Implications of Domestic Violence Act 2005
The Protection of Women from Domestic Violence Act, 2005, grants Indian women more rights and protections than have ever been granted to them in the past. The act gives a very broad definition of domestic violence including everything from physical to emotional to economic abuse.
Laws are made so that the people who are victims of crime or whose rights are taken away unjustifiably can file a criminal complaint, or civil petition to restore their rights. Most men are also aware of such women protection laws, and they implicitly agree that women need to be protected, by not raising voice against such unjust laws.
But men do fear harassment apprehending false cases and vague complaints from a woman living under the same roof. Men’s organizations such as the SAVE INDIAN FAMILY FOUNDATION have been opposing the law, arguing that it is highly prone to misuse by women during household disputes. There have been various instances where the legal provisions made for protection purposes have been subjected to misuse to settle scores. It is unfortunate that the laws meant to protect women get abused as instruments of “extracting money” and “oppression”. The definition of domestic violence under the act includes verbal and emotional abuse also. Verbal and emotional abuse is puzzling and open to numerous interpretations. There are hyper sensitive people who perceive hurt and imagine insults when none is meant or intended. The act is becoming a weapon to take revenge. Relatives of man can also be made respondents under this act. In such cases, there is unnecessary harassment and mental torture to those relatives also who aren’t even involved but are made parties by the aggrieved person.
What needs to be kept in mind by the respondents in a DV case?
- It is not possible by legal means to prevent a complaint from being filed against you or to prevent a civil petition for maintenance or such reliefs by a wife. So there is no way to protect oneself, the only legal way is to fight it out in court based on evidence, and of course reasonably good legal preparation overall during the case. By law, courts can’t presume anything without evidence.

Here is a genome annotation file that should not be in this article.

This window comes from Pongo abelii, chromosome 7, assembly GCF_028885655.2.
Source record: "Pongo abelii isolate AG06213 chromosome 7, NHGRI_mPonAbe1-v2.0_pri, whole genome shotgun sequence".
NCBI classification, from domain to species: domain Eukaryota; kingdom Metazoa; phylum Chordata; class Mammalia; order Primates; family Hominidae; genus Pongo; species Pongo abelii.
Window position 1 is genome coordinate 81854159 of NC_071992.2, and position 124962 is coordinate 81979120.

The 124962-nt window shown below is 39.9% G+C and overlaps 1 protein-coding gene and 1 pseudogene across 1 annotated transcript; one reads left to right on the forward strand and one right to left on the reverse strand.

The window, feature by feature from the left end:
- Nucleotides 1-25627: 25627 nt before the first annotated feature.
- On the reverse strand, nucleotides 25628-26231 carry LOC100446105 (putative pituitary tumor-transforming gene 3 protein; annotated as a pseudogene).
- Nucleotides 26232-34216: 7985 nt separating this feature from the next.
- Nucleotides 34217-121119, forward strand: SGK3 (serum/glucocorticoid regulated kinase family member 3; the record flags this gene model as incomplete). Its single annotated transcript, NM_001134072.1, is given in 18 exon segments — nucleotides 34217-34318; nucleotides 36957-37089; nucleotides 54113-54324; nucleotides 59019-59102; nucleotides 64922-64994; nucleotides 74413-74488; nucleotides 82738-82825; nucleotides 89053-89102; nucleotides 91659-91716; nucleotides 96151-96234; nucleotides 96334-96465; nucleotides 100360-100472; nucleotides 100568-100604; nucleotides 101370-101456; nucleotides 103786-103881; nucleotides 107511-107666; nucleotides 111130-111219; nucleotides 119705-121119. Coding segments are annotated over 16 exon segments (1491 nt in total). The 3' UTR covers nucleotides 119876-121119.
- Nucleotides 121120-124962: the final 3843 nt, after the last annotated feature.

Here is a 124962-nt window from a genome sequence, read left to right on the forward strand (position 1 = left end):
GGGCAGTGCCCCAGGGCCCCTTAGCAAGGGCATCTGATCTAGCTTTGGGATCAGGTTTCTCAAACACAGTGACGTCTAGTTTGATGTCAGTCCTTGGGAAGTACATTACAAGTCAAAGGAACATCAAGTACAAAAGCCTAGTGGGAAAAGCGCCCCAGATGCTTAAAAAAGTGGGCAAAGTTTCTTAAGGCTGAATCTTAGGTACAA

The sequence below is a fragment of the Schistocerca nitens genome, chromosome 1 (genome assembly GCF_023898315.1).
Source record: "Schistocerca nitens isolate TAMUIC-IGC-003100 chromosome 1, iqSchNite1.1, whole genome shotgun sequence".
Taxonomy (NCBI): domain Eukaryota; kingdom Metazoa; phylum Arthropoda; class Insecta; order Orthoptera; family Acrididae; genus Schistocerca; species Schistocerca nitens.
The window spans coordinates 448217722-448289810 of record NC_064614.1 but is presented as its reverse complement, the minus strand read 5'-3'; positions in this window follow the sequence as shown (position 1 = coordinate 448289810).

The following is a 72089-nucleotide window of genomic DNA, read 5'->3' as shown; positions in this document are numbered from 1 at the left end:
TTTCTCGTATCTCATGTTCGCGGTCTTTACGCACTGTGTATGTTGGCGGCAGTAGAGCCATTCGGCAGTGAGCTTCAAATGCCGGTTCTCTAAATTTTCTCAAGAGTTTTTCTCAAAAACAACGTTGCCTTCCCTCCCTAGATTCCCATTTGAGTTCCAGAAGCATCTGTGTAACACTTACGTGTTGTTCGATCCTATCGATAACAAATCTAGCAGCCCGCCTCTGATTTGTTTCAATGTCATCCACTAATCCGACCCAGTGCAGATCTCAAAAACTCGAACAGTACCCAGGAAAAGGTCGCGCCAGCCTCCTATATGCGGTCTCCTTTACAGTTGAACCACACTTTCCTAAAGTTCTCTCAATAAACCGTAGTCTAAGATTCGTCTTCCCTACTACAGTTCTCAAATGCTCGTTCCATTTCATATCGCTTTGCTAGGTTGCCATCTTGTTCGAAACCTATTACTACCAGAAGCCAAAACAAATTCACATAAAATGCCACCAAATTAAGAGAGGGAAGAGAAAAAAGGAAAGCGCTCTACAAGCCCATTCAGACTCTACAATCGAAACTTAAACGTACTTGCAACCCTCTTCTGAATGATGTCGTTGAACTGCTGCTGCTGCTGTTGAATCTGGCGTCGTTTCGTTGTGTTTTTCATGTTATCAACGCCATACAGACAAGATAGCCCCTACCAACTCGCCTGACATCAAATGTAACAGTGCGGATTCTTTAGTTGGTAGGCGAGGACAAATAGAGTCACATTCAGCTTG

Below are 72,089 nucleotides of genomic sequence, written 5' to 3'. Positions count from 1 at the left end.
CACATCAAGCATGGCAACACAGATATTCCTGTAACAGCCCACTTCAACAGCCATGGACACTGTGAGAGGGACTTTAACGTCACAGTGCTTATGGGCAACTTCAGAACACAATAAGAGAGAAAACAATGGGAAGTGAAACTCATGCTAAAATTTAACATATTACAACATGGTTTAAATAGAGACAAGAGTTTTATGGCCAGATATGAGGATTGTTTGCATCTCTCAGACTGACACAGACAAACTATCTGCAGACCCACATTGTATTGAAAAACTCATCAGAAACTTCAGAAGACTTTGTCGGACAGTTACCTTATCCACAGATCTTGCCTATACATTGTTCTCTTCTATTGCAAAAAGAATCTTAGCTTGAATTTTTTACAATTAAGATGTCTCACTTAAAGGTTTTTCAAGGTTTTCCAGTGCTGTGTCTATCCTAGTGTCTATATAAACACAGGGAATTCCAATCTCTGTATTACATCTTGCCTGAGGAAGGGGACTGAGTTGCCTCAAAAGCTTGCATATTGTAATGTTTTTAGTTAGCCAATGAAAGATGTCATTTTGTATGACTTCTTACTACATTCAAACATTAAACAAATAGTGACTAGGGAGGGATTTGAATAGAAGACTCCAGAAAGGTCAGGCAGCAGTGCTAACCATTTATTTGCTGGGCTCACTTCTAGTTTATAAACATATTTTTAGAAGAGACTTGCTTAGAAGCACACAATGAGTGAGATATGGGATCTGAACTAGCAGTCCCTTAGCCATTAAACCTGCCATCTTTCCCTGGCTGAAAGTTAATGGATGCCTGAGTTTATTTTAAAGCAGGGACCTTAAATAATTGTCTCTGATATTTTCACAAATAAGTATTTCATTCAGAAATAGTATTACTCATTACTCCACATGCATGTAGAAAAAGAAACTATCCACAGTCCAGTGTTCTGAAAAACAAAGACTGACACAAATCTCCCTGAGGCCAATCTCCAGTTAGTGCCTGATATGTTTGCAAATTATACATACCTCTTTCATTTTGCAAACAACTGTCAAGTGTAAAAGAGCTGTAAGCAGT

- If the plaintiff has produced some prima-facie good evidence or if the magistrate is satisfied that a prima-facie case of domestic violence is made out at the time of application, surely court can take a call based on that. But it may be useful for some initial relief only.
- The respondent has a right to be notified of the date of hearing. Such notice enables the respondent to prepare his case.
- The magistrate may make an order only after considering the domestic incident report submitted by protection officer if any.
- The respondent can make an application to the magistrate for alteration, modification or revocation of any order made under this act upon a plea of change of circumstances. The magistrate upon his satisfaction may pass a suitable order on such application after recording reasons in writing.
- The respondents have a right to appeal against the latest orders of the magistrate. Such appeal shall lie to the Court of Session within 30 days of the date of order.
- Although DV laws don’t typically contain specific provisions for discovery, the principles of due process and fair play require that all discovery methods be available to DV defendants. Therefore, you (or your attorney) should ask the plaintiff for the following documents:
- copies of medical records or reports regarding any physical injuries the plaintiff claims to have suffered
- a list of witnesses the plaintiff intends to call at trial, and
- copies of all evidence that the plaintiff will rely on or introduce at trials such as photographs, tape recordings, and expert reports.
It’s also important to get relevant documents from the police department and other third parties so you can see what the plaintiff has said about the DV claims. Ask for the following:
- domestic violence reports and telephone recordings
- forms filled out by the plaintiff